There is more than one cause for this problem and successful treatment depends on an accurate diagnosis.
(Q) Why has my 17-year-old cat started sleeping in his litter tray even if it's been used? He has a lovely comfy bed nearby and has been given a clean bill of health from the vet. Help!
(A) Behaviourist Jon Bowen says: The most likely cause is dementia. However, there is more than one cause for this problem and successful treatment depends on an accurate diagnosis. In cats there are two equally common causes of dementia. The first can be treated with dietary supplements and medication, but in my experience the response is not as good as we see in dogs unless we catch the problem early.
The other common cause is, believe it or not, high blood pressure. Kidney disease and an overactive thyroid, both of which are common problems in older cats, can cause raised blood pressure that leads to leakage of fluid from blood vessels in the brain. The accumulation of waste products in the body due to faulty kidneys can also change behaviour.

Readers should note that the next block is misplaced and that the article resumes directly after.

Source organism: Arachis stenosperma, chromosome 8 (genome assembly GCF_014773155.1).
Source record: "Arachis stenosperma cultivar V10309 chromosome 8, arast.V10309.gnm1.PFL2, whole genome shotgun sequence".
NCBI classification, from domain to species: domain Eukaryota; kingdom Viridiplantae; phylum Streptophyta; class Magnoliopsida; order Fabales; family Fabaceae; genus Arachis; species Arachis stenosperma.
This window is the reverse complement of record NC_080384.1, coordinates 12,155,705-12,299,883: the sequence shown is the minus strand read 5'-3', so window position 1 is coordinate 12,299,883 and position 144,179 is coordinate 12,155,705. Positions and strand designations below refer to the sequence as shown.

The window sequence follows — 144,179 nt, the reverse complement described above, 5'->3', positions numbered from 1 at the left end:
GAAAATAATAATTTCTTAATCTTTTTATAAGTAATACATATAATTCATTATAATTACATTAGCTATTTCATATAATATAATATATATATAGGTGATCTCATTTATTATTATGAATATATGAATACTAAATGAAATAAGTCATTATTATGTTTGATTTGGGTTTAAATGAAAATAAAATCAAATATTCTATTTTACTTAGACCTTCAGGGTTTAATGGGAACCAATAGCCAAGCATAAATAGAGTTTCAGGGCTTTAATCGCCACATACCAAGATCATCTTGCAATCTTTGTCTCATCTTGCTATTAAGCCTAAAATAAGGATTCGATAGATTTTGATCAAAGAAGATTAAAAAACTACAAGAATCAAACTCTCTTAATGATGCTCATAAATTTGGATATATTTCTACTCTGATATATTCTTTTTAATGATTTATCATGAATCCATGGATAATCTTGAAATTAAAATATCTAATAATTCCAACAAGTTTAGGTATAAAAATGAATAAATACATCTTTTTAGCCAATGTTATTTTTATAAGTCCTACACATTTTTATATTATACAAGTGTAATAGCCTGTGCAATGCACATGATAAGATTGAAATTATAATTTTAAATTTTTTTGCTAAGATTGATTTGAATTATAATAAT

Cats with dementia will often pace and wander aimlessly, cry for no reason, vocalize loudly at night, get confused about where they are, go to the toilet in odd places and appear disconnected from their surroundings. In severe cases they may even appear to lose some vision or hearing, and have difficulty walking and balancing.
To get to the bottom of this problem you'll need to discuss some additional tests with your vet. Depending on your cat's physical condition, a test for thyroid function may not be necessary. That leaves liver and kidney function tests and measurement of your cat's blood pressure.
If these are all normal and your vet has ruled out any other obscure causes, then you could start treatment for the Alzheimer's-type dementia that cats often suffer from.